Ukraine–Nord Stream 2: Struggle Over Gas Transit

Ukraine–Nord Stream 2: Struggle Over Gas Transit

Written on 01/15/2019



  • The Nord Stream 2 natural gas pipeline project is primarily perceived in terms of a political venture that goes against basic EU principles and poses threat to European solidarity. It was backed by Chancellor Angela Merkel and the German government despite objections from some of EU and NATO member states and from the European Commission, not to mention possible negative consequences for Ukraine. Further, Russia’s gas giant Gazprom never took into account purely economic calculations, serving first and foremost as a tool to implement Moscow’s policy. This is to be exemplified by the firm’s reaction to its significant defeat in legal dispute with Ukraine’s Naftogaz.
  • When constructing Nord Stream 2 and Turkish Stream, Russia aims to make Europe dependent on its gas supplies while weakening position of such transit countries as Ukraine, Belarus, Poland and Slovakia. Ultimately, the pipeline running alongside the Baltic Sea may transform countries located between Germany and Russia into their gas condominium.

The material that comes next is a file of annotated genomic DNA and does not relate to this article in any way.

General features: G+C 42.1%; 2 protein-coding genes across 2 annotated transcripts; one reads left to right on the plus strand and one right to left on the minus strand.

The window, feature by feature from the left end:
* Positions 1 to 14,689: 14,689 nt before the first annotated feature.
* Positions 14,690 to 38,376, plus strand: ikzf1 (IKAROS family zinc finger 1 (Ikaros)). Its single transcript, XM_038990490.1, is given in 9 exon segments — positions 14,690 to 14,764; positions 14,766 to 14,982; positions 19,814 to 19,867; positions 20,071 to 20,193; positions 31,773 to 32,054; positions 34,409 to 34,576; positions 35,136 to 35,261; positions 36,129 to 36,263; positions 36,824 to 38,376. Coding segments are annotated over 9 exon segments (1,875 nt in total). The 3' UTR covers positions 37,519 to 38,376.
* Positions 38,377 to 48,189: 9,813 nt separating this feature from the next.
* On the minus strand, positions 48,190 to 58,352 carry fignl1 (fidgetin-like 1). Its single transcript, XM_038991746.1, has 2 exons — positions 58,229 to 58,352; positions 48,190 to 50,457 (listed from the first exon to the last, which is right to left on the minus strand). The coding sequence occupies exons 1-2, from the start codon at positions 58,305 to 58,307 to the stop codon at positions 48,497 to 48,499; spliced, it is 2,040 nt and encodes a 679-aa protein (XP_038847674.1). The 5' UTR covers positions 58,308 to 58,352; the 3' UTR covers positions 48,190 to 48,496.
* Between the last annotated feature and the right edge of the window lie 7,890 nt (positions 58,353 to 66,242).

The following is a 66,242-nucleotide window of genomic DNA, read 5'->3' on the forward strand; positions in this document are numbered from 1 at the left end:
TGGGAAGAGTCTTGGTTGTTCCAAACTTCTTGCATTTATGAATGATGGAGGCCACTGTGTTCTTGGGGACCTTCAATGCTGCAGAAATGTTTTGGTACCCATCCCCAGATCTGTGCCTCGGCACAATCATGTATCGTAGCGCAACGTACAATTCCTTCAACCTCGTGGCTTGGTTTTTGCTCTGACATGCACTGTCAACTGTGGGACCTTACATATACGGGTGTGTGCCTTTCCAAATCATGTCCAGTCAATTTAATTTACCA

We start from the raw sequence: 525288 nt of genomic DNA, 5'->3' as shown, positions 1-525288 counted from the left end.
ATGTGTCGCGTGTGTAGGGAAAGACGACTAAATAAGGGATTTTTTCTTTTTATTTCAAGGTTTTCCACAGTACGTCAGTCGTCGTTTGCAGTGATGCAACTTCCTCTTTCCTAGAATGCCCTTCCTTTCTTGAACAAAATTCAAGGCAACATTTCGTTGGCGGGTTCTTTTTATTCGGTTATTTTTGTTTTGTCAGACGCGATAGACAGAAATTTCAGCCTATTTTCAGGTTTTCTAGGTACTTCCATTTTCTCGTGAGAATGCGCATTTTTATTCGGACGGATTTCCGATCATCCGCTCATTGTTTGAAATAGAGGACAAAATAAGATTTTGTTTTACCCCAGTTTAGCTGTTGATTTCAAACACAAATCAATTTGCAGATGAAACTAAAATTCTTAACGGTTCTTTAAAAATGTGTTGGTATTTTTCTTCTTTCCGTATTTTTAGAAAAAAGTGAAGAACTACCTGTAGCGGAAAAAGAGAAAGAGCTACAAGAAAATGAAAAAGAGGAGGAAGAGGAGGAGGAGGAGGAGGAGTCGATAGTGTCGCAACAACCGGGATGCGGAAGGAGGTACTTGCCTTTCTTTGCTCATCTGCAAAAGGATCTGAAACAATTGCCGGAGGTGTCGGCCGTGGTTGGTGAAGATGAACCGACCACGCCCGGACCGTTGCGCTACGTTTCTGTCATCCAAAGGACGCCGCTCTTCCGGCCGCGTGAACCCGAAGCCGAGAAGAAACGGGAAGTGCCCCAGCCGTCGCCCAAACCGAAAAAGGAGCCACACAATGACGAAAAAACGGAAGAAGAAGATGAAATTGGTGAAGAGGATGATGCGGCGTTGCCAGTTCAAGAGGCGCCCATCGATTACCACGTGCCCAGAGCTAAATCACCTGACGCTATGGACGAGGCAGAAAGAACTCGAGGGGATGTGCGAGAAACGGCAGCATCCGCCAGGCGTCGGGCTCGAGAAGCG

• In addition, the project constitutes an integral element of Moscow’s policy targeted towards the Ukrainian state whose long-time strategic goal is to eliminate Ukraine from the European gas transit network and to weaken the state, also by hitting its budget. Nord Stream 2’s political, economic and security consequences will be most suffered by Ukraine as it is estimated that charges deriving from the pipeline’s launch may make up to 3 percent of its gross domestic product. If obtained, the possibility to resign from gas transit to the European Union via Ukraine removes one of many obstacles to Russia’s aggression in Kiev.
  • Since November 25, 2015, Ukraine has no longer imported Russian gas; instead, all supplies that enter Ukraine’s gas network from the east are intended to be transferred westwards. Not incidentally, the date of the pipeline’s completion coincides with the expiration of the gas transit contract through Ukrainian territory. The current transit contract between Ukraine and Russia is bound to expire in December 2019 while Nord Stream 2 and Turkish Stream should be completed at the same time. Their total capacity is expected to correspond to gas volumes transported through Ukraine in 2017.
  • Nonetheless, it cannot be fully exploited even if all deadlines are met, making the pipeline operational in 2019. Instead, this is likely to happen no sooner than three years later. Moreover, given the due date for completing the second string of Turkish Stream, Gazprom will not be able to resign from transporting gas supplies through Ukraine until 2024, the more so that full withdrawal is doubtful. One should also bear in mind such factors and increase in demand in Europe, Russia’s possible new sources of natural gas and a possibility to use Ukrainian pipelines in case of problems related to the exploitation of Nord Stream or Yamal-Europe pipelines.


Photo source: UTG.UA

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